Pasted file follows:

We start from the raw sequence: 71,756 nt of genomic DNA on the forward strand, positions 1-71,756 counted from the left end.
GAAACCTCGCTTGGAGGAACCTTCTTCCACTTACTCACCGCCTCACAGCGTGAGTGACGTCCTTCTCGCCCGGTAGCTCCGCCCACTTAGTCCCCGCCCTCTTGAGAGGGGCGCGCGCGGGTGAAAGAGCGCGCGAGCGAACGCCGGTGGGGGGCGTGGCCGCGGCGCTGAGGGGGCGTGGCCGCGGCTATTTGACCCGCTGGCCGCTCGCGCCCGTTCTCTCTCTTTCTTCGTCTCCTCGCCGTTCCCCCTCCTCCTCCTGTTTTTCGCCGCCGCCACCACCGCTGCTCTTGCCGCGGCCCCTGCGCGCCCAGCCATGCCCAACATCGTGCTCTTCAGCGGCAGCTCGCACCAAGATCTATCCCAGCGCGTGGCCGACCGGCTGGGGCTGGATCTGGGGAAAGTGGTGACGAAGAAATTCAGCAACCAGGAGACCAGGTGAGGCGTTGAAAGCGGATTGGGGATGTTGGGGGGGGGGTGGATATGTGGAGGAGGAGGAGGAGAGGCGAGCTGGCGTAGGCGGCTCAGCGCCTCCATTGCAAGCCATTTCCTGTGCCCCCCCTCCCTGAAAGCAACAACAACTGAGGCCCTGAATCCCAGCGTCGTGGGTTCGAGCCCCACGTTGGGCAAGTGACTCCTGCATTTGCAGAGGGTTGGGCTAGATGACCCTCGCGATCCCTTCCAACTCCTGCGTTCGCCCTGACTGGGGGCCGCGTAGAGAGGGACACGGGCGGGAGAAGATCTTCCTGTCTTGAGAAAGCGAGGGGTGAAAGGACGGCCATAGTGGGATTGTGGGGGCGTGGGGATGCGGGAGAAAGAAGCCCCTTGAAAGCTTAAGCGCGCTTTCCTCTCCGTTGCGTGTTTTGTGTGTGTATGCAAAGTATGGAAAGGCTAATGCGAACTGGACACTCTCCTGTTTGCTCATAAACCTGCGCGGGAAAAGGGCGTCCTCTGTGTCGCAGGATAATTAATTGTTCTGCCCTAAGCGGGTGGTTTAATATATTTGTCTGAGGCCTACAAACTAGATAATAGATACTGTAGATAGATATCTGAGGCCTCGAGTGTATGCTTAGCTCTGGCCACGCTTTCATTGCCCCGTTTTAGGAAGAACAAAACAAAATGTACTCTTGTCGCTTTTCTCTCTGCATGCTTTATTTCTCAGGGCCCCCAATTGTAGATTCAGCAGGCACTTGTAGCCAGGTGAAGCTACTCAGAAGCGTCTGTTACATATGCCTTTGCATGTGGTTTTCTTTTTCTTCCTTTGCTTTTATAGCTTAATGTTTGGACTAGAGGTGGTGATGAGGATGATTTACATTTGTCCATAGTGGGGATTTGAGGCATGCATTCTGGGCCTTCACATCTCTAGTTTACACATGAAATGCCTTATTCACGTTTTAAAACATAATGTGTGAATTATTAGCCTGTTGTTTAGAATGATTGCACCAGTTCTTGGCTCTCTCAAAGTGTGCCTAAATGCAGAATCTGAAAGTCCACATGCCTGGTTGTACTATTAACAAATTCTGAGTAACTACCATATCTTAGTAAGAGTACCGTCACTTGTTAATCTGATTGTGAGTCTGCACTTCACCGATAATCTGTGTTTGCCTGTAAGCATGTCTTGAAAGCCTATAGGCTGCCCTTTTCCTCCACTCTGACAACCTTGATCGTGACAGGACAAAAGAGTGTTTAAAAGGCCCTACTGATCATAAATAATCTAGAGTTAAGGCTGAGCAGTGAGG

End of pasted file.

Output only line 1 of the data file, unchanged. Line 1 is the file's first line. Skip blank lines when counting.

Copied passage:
We start from the raw sequence: 71,756 nt of genomic DNA on the forward strand, positions 1-71,756 counted from the left end.